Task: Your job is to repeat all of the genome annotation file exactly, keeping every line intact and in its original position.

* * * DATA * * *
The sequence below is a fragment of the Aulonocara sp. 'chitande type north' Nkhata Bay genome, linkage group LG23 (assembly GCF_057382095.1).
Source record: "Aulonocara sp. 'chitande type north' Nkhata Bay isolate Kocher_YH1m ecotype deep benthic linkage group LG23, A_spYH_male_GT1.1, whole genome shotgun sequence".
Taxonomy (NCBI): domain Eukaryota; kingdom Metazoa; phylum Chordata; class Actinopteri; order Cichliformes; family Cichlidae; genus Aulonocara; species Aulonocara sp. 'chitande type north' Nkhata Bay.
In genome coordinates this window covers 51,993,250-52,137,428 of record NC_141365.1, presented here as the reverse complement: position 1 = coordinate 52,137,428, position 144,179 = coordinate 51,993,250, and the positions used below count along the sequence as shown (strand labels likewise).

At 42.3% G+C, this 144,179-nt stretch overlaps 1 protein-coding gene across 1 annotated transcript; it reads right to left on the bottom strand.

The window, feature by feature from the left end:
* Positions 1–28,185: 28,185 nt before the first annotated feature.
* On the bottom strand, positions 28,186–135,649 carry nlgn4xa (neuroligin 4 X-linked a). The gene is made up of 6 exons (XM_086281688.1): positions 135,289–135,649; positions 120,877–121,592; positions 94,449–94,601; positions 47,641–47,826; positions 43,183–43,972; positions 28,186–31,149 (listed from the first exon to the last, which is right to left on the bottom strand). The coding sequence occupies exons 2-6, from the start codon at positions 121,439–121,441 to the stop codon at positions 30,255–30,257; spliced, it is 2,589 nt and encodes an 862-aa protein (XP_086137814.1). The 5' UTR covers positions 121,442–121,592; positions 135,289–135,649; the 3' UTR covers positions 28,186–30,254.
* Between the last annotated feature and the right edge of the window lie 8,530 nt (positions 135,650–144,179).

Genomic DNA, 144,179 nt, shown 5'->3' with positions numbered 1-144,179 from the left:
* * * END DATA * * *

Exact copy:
The sequence below is a fragment of the Aulonocara sp. 'chitande type north' Nkhata Bay genome, linkage group LG23 (assembly GCF_057382095.1).
Source record: "Aulonocara sp. 'chitande type north' Nkhata Bay isolate Kocher_YH1m ecotype deep benthic linkage group LG23, A_spYH_male_GT1.1, whole genome shotgun sequence".
Taxonomy (NCBI): domain Eukaryota; kingdom Metazoa; phylum Chordata; class Actinopteri; order Cichliformes; family Cichlidae; genus Aulonocara; species Aulonocara sp. 'chitande type north' Nkhata Bay.
In genome coordinates this window covers 51,993,250-52,137,428 of record NC_141365.1, presented here as the reverse complement: position 1 = coordinate 52,137,428, position 144,179 = coordinate 51,993,250, and the positions used below count along the sequence as shown (strand labels likewise).

At 42.3% G+C, this 144,179-nt stretch overlaps 1 protein-coding gene across 1 annotated transcript; it reads right to left on the bottom strand.

The window, feature by feature from the left end:
* Positions 1–28,185: 28,185 nt before the first annotated feature.
* On the bottom strand, positions 28,186–135,649 carry nlgn4xa (neuroligin 4 X-linked a). The gene is made up of 6 exons (XM_086281688.1): positions 135,289–135,649; positions 120,877–121,592; positions 94,449–94,601; positions 47,641–47,826; positions 43,183–43,972; positions 28,186–31,149 (listed from the first exon to the last, which is right to left on the bottom strand). The coding sequence occupies exons 2-6, from the start codon at positions 121,439–121,441 to the stop codon at positions 30,255–30,257; spliced, it is 2,589 nt and encodes an 862-aa protein (XP_086137814.1). The 5' UTR covers positions 121,442–121,592; positions 135,289–135,649; the 3' UTR covers positions 28,186–30,254.
* Between the last annotated feature and the right edge of the window lie 8,530 nt (positions 135,650–144,179).

Genomic DNA, 144,179 nt, shown 5'->3' with positions numbered 1-144,179 from the left: